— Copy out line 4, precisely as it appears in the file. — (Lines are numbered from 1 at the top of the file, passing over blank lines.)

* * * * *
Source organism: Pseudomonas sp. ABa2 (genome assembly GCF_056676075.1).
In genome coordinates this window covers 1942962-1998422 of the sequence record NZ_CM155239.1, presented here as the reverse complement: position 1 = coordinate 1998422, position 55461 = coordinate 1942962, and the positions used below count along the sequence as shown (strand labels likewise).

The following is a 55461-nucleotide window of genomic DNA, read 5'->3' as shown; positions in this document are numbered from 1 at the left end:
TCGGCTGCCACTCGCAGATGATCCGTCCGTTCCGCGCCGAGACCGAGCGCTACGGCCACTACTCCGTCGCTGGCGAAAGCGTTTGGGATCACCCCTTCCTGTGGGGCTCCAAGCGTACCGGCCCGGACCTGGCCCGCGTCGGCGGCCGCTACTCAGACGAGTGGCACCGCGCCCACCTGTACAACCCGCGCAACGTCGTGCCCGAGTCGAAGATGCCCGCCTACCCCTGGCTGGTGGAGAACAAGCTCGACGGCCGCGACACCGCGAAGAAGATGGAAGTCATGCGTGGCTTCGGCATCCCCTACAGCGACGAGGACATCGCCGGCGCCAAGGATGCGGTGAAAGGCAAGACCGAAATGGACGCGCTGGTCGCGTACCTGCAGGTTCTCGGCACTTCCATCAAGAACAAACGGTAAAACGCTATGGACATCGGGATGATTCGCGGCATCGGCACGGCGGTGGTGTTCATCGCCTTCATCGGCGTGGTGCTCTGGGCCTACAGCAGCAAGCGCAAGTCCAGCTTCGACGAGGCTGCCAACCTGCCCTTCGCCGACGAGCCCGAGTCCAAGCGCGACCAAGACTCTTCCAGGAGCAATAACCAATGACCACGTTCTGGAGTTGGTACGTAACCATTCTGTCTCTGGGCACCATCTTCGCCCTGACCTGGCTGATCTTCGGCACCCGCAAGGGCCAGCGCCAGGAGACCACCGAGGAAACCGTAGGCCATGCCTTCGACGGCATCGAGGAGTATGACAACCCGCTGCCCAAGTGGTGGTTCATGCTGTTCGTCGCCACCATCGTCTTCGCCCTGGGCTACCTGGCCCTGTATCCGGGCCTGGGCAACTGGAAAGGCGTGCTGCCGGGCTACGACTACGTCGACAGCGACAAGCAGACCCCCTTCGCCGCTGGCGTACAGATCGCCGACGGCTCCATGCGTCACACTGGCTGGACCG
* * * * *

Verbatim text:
TCGGCTGCCACTCGCAGATGATCCGTCCGTTCCGCGCCGAGACCGAGCGCTACGGCCACTACTCCGTCGCTGGCGAAAGCGTTTGGGATCACCCCTTCCTGTGGGGCTCCAAGCGTACCGGCCCGGACCTGGCCCGCGTCGGCGGCCGCTACTCAGACGAGTGGCACCGCGCCCACCTGTACAACCCGCGCAACGTCGTGCCCGAGTCGAAGATGCCCGCCTACCCCTGGCTGGTGGAGAACAAGCTCGACGGCCGCGACACCGCGAAGAAGATGGAAGTCATGCGTGGCTTCGGCATCCCCTACAGCGACGAGGACATCGCCGGCGCCAAGGATGCGGTGAAAGGCAAGACCGAAATGGACGCGCTGGTCGCGTACCTGCAGGTTCTCGGCACTTCCATCAAGAACAAACGGTAAAACGCTATGGACATCGGGATGATTCGCGGCATCGGCACGGCGGTGGTGTTCATCGCCTTCATCGGCGTGGTGCTCTGGGCCTACAGCAGCAAGCGCAAGTCCAGCTTCGACGAGGCTGCCAACCTGCCCTTCGCCGACGAGCCCGAGTCCAAGCGCGACCAAGACTCTTCCAGGAGCAATAACCAATGACCACGTTCTGGAGTTGGTACGTAACCATTCTGTCTCTGGGCACCATCTTCGCCCTGACCTGGCTGATCTTCGGCACCCGCAAGGGCCAGCGCCAGGAGACCACCGAGGAAACCGTAGGCCATGCCTTCGACGGCATCGAGGAGTATGACAACCCGCTGCCCAAGTGGTGGTTCATGCTGTTCGTCGCCACCATCGTCTTCGCCCTGGGCTACCTGGCCCTGTATCCGGGCCTGGGCAACTGGAAAGGCGTGCTGCCGGGCTACGACTACGTCGACAGCGACAAGCAGACCCCCTTCGCCGCTGGCGTACAGATCGCCGACGGCTCCATGCGTCACACTGGCTGGACCG